SeedSpace: Reconnecting urban dwellers back to the
land, their community & the food they consume.
UX Design: Research & Ideation, Prototyping, Storyboards, Lo-fi & Hi-Fi Wireframes, Wireflow
Tools: Sketch, InDesign, InVision, Illustrator, Principal, Keynote
Su Wei Yang
SeedSpace is a mobile application that connects people who want to grow food, with those who want to share their garden and grow their community. SeedSpace addresses the clear shortage in community gardens that exist in major cities.
We live in a rapidly urbanizing world, where technology is used to advance society, but often leaves us disconnected from each other. We have dismissed nature and shifted our values, in search of progress.
Seedspace combines our interest in the environment, community building, and the sharing economy to connect users back to the land. It offers familiar interactions for browsing, managing and hosting gardens. Education, communication, and calendar scheduling tools are included to maintain conversations and engagement.
// Key Functionality
Wanderers (New Users)
A user can search Gardens / Plots within their city, as well as send a join request to a Host. It is possible to tap into the community of Seedspace without ever becoming a Host or a Gardener, through education and exploration.
A Gardener is an existing member of the Seedspace community who contributes in a garden. Gardeners access a dashboard with all information needed for tending a garden. It includes stats about their garden and their ongoing visits. They can set their schedule and engage with hosts.
A ‘host’ is an existing member of the Seedspace community, who is sharing their garden with others. Host dashboards allow them to check their listed garden, such as current activity and stats, edit their garden profiles, and add new gardens
The Opportunity: Designing for Smart Cities
Through our research into Smart Cities, we determined goals (efficiency across all interactions, actors and environments operating in symbiosis, shared benefits of improved technology), considered technologies (Big Data, Consumption, waste, need and distribution, IoT, Hyperconnectivity) and developed our values (bottom-up approach, equality, education, control, safety/privacy).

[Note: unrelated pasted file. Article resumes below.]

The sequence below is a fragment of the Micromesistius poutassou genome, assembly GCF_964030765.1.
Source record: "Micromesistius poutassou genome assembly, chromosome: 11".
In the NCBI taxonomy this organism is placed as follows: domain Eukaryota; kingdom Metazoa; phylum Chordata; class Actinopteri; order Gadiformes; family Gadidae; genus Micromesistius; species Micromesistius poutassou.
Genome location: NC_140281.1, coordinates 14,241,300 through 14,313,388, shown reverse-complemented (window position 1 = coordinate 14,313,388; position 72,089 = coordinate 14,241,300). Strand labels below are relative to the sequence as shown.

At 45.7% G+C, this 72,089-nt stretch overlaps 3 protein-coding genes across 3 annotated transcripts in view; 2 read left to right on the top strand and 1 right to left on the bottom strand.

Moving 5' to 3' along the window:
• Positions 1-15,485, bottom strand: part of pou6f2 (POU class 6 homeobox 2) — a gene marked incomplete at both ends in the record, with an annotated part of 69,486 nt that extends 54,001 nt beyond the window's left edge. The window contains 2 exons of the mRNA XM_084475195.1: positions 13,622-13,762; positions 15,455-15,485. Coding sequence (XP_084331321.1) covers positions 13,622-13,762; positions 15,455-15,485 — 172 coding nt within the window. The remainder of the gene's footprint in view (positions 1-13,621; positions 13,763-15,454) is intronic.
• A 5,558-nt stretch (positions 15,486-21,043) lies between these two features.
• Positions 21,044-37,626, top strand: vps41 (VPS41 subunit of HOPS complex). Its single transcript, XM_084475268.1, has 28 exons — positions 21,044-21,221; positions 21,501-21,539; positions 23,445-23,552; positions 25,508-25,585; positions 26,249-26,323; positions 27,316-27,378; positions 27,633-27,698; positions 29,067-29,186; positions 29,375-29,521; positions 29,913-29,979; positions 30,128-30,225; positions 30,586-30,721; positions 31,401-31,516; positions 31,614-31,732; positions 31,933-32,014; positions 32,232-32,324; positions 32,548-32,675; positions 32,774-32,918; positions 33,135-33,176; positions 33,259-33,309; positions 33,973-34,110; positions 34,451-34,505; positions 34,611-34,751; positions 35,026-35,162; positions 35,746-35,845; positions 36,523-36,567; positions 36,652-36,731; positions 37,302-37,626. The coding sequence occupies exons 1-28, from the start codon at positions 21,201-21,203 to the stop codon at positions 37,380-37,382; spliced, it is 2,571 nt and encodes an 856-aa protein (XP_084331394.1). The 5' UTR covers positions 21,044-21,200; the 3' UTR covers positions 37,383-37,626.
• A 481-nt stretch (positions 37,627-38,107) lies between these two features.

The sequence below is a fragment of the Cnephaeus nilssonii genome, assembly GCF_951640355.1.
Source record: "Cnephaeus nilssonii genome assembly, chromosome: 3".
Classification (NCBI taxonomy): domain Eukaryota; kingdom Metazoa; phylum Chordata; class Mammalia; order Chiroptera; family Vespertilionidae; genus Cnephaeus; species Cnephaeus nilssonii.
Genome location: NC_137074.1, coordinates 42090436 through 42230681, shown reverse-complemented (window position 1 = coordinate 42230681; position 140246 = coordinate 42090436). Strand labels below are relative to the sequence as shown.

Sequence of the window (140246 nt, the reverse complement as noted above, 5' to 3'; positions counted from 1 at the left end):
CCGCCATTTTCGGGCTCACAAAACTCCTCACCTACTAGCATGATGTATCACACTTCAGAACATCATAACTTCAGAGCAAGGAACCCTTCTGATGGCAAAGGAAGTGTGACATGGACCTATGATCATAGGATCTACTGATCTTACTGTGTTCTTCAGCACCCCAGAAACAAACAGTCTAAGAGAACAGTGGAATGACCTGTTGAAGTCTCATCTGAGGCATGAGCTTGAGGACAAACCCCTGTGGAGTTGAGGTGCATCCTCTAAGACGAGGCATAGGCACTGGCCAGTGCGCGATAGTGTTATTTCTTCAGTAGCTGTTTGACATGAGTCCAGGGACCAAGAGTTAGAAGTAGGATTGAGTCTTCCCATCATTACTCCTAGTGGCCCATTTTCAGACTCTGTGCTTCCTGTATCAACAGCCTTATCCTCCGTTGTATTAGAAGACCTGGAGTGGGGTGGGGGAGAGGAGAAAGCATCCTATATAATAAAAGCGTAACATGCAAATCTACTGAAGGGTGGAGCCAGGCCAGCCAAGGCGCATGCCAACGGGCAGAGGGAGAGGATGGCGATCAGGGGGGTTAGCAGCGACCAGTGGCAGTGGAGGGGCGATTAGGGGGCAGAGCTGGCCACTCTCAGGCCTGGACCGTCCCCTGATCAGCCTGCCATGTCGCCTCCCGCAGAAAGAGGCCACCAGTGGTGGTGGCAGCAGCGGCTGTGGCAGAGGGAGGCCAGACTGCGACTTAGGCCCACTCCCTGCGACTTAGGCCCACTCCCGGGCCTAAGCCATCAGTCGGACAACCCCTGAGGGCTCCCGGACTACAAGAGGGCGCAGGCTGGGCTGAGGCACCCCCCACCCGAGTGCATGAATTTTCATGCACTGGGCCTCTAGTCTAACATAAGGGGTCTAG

Despite the growing technologies available in smart cities, we valued the need to empower smart citizens and communities. We looked at behavioral models and novel case studies around food waste and distribution, leading us to consider concepts of smart communities, in which excess food is distributed to those in need.
A Smart City ‘…pursues sustainability, livability and social equity through technological and design innovations’.
Within Smart Cities, digital nervous systems, intelligent responsiveness and optimization can occur at every level.
– MIT Smart Cities Group
In City Intervention
We explored the ‘in-city intervention’ as a research method to investigate people’s behaviour when participating in spontaneous, low commitment activities in their city.
Placing a blackboard with simple games/instructions in multiple locations around Seattle, we focused on testing our assumptions on participation, observing that in this context:
- People were more likely to participate in more playful activities, such as drawing, even when there was no incentive to do so.
- People were more likely to participate when others such as family and friends are participating (social norms).
- Participation was highly influenced by external factors such as being in a relaxed environment and time of day.
// Design Principles
Bottom-up empowerment approach, with smart citizens and communities at the heart of the design.
Creating designs for productivity through play, and low-risk behaviour change
Create designs which promote long-term community building and citizen health.
// Ideation & Prototyping